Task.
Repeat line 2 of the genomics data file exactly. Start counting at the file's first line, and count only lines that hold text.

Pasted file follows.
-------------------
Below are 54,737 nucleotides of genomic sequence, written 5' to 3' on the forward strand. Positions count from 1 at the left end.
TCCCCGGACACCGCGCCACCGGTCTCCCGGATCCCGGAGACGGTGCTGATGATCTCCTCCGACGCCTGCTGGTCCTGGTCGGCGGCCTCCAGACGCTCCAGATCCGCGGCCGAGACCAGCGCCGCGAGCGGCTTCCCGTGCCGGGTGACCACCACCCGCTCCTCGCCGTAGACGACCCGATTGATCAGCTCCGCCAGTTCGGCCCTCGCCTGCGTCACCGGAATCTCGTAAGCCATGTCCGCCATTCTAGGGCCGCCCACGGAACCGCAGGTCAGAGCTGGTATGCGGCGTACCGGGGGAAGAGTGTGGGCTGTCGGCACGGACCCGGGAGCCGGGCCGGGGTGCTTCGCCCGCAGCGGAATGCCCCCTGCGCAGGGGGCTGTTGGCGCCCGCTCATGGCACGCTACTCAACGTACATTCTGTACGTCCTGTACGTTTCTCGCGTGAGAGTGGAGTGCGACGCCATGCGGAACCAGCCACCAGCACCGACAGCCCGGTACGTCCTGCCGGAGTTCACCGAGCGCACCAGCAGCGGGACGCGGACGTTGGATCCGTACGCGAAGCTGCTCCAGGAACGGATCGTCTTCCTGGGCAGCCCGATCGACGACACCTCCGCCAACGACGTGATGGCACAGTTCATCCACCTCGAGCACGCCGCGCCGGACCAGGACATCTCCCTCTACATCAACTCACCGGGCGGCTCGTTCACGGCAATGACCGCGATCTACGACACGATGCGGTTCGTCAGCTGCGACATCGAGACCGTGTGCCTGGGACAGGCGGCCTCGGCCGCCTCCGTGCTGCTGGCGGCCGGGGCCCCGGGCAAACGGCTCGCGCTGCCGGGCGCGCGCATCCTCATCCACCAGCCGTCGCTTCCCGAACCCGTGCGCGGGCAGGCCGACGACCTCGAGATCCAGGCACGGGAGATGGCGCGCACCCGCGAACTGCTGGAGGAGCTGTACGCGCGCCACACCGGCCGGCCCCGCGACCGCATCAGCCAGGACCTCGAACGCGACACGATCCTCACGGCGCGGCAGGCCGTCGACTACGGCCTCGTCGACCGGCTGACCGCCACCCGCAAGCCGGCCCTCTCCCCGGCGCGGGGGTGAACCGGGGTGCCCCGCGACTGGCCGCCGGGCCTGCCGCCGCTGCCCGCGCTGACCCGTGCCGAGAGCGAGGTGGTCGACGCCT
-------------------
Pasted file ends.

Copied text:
TCCCCGGACACCGCGCCACCGGTCTCCCGGATCCCGGAGACGGTGCTGATGATCTCCTCCGACGCCTGCTGGTCCTGGTCGGCGGCCTCCAGACGCTCCAGATCCGCGGCCGAGACCAGCGCCGCGAGCGGCTTCCCGTGCCGGGTGACCACCACCCGCTCCTCGCCGTAGACGACCCGATTGATCAGCTCCGCCAGTTCGGCCCTCGCCTGCGTCACCGGAATCTCGTAAGCCATGTCCGCCATTCTAGGGCCGCCCACGGAACCGCAGGTCAGAGCTGGTATGCGGCGTACCGGGGGAAGAGTGTGGGCTGTCGGCACGGACCCGGGAGCCGGGCCGGGGTGCTTCGCCCGCAGCGGAATGCCCCCTGCGCAGGGGGCTGTTGGCGCCCGCTCATGGCACGCTACTCAACGTACATTCTGTACGTCCTGTACGTTTCTCGCGTGAGAGTGGAGTGCGACGCCATGCGGAACCAGCCACCAGCACCGACAGCCCGGTACGTCCTGCCGGAGTTCACCGAGCGCACCAGCAGCGGGACGCGGACGTTGGATCCGTACGCGAAGCTGCTCCAGGAACGGATCGTCTTCCTGGGCAGCCCGATCGACGACACCTCCGCCAACGACGTGATGGCACAGTTCATCCACCTCGAGCACGCCGCGCCGGACCAGGACATCTCCCTCTACATCAACTCACCGGGCGGCTCGTTCACGGCAATGACCGCGATCTACGACACGATGCGGTTCGTCAGCTGCGACATCGAGACCGTGTGCCTGGGACAGGCGGCCTCGGCCGCCTCCGTGCTGCTGGCGGCCGGGGCCCCGGGCAAACGGCTCGCGCTGCCGGGCGCGCGCATCCTCATCCACCAGCCGTCGCTTCCCGAACCCGTGCGCGGGCAGGCCGACGACCTCGAGATCCAGGCACGGGAGATGGCGCGCACCCGCGAACTGCTGGAGGAGCTGTACGCGCGCCACACCGGCCGGCCCCGCGACCGCATCAGCCAGGACCTCGAACGCGACACGATCCTCACGGCGCGGCAGGCCGTCGACTACGGCCTCGTCGACCGGCTGACCGCCACCCGCAAGCCGGCCCTCTCCCCGGCGCGGGGGTGAACCGGGGTGCCCCGCGACTGGCCGCCGGGCCTGCCGCCGCTGCCCGCGCTGACCCGTGCCGAGAGCGAGGTGGTCGACGCCT